Schlieren ZH – Studies have revealed that the two potential anti-COVID-19 drugs developed by Molecular Partners have shown a therapeutic and preventative effect against the mutations first observed in the UK and South Africa.

 

Molecular Partners

A study has shown that two potential anti-COVID-19 drugs developed by the biotechnology firm Molecular Partners in cooperation with Novartis are therapeutically active against the known SARS-CoV-2 mutations, including those that first emerged in the UK and South Africa. Both companies announced the results of the studies, which were carried out at a laboratory located in Spiez in the canton of Bern, into the drug candidates ensovibep (previously known as MP0420) and MP0423 in a press release. Both drug candidates are part of the DARPin therapy program. However, the study did not include any research into the new Brazilian mutation.

According to the study, ensovibep maintained high potency and activity against all of the tested viral variants and mutations. While MP0423 maintained its activity, there were signs of a slight loss in potency against the UK variant. Nevertheless, the effect is still sufficient for therapeutic use.

Molecular Partners brought the Basel-based pharmaceutical firm Novartis on board for the development of MP0420 and MP0423. In October 2020, Novartis entered into an option and license agreement for the development, production and commercialization of the anti-COVID-19 DARPin program of Molecular Partners. Thereafter, Molecular Partners has been tasked with carrying out Phase I clinical trials for MP0420 in addition to all preclinical work for MP0423. Novartis will be responsible for conducting the Phase II and III clinical trials.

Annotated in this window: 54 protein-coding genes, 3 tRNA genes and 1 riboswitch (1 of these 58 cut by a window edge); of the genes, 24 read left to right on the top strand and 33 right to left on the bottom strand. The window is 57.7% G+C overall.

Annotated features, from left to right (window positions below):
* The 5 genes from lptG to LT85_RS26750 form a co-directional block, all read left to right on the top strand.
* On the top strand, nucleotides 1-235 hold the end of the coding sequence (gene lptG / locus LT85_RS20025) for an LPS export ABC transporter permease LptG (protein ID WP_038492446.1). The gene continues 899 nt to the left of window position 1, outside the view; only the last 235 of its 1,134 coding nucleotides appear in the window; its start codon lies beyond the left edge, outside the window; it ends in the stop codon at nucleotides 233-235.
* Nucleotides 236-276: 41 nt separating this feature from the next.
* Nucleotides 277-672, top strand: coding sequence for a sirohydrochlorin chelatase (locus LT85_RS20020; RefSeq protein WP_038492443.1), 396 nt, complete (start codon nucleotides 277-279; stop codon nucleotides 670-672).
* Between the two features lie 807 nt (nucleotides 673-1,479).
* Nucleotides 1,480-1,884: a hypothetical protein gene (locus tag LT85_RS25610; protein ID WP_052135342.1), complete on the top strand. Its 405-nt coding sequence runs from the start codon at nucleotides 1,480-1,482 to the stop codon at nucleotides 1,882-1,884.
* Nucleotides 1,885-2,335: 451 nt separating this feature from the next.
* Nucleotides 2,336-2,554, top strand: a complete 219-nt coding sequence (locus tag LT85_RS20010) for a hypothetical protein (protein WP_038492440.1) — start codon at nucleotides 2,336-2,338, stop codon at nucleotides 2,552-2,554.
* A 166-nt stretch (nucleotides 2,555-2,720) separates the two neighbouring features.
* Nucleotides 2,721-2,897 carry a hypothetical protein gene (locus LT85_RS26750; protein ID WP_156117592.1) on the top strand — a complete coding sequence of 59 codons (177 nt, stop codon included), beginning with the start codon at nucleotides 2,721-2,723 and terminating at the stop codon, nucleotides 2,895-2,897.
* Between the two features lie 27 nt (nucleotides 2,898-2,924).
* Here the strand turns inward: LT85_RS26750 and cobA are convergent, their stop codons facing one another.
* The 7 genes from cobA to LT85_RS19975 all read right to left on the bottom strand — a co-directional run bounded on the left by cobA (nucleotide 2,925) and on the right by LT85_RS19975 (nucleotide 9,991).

According to Patrick Amstutz, CEO of Molecular Partners, these trials are scheduled to begin early in the second quarter of 2021. “At Molecular Partners, we built our antiviral candidates to deal with the issue of viral escape, through targeting multiple sites on the virus at once with a single molecule. As designed, this approach is providing broad efficacy against SARS-CoV-2, even in the presence of emerging mutations, unlike approaches that only target single viral sites”, explains Amstutz further in the press release. The term viral escape is understood to mean the occurrence of escaped viral mutations – in other words, viruses that develop the ability to evade the defense mechanisms of the human immune system.

In the event that the drug candidate receives regulatory approval, the Swiss government has pre-ordered 3.2 million doses of ensovibep. Molecular Partners is a listed biopharmaceutical company headquartered at Bio-Technopark Schlieren-Zurich. It was founded back in 2004 by researchers from the University of Zurich (UZH). 

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